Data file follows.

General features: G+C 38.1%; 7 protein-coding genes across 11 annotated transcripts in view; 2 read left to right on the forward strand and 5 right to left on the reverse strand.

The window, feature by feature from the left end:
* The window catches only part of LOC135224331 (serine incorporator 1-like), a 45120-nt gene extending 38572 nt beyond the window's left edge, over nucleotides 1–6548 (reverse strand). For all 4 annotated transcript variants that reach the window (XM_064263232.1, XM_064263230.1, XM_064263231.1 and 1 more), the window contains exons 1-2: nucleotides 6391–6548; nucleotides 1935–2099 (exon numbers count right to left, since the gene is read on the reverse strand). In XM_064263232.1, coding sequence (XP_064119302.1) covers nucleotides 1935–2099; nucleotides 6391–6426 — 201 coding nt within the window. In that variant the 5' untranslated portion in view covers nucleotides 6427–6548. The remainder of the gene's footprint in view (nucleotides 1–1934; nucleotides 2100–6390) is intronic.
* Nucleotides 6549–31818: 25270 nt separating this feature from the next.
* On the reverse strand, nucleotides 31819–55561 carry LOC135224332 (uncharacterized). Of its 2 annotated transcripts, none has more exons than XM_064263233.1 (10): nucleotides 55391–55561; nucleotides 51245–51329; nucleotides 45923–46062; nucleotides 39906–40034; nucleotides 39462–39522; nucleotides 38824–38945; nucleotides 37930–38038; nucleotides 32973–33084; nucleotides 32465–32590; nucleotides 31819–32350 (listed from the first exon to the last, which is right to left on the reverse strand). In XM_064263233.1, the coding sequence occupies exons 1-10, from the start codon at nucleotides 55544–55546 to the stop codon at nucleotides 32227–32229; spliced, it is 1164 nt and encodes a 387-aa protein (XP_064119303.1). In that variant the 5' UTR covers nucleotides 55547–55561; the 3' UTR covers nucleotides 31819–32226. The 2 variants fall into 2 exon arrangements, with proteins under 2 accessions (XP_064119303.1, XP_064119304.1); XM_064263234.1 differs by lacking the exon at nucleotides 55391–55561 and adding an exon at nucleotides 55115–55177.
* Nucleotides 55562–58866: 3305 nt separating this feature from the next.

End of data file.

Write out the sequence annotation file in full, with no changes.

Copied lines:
General features: G+C 38.1%; 7 protein-coding genes across 11 annotated transcripts in view; 2 read left to right on the forward strand and 5 right to left on the reverse strand.

The window, feature by feature from the left end:
* The window catches only part of LOC135224331 (serine incorporator 1-like), a 45120-nt gene extending 38572 nt beyond the window's left edge, over nucleotides 1–6548 (reverse strand). For all 4 annotated transcript variants that reach the window (XM_064263232.1, XM_064263230.1, XM_064263231.1 and 1 more), the window contains exons 1-2: nucleotides 6391–6548; nucleotides 1935–2099 (exon numbers count right to left, since the gene is read on the reverse strand). In XM_064263232.1, coding sequence (XP_064119302.1) covers nucleotides 1935–2099; nucleotides 6391–6426 — 201 coding nt within the window. In that variant the 5' untranslated portion in view covers nucleotides 6427–6548. The remainder of the gene's footprint in view (nucleotides 1–1934; nucleotides 2100–6390) is intronic.
* Nucleotides 6549–31818: 25270 nt separating this feature from the next.
* On the reverse strand, nucleotides 31819–55561 carry LOC135224332 (uncharacterized). Of its 2 annotated transcripts, none has more exons than XM_064263233.1 (10): nucleotides 55391–55561; nucleotides 51245–51329; nucleotides 45923–46062; nucleotides 39906–40034; nucleotides 39462–39522; nucleotides 38824–38945; nucleotides 37930–38038; nucleotides 32973–33084; nucleotides 32465–32590; nucleotides 31819–32350 (listed from the first exon to the last, which is right to left on the reverse strand). In XM_064263233.1, the coding sequence occupies exons 1-10, from the start codon at nucleotides 55544–55546 to the stop codon at nucleotides 32227–32229; spliced, it is 1164 nt and encodes a 387-aa protein (XP_064119303.1). In that variant the 5' UTR covers nucleotides 55547–55561; the 3' UTR covers nucleotides 31819–32226. The 2 variants fall into 2 exon arrangements, with proteins under 2 accessions (XP_064119303.1, XP_064119304.1); XM_064263234.1 differs by lacking the exon at nucleotides 55391–55561 and adding an exon at nucleotides 55115–55177.
* Nucleotides 55562–58866: 3305 nt separating this feature from the next.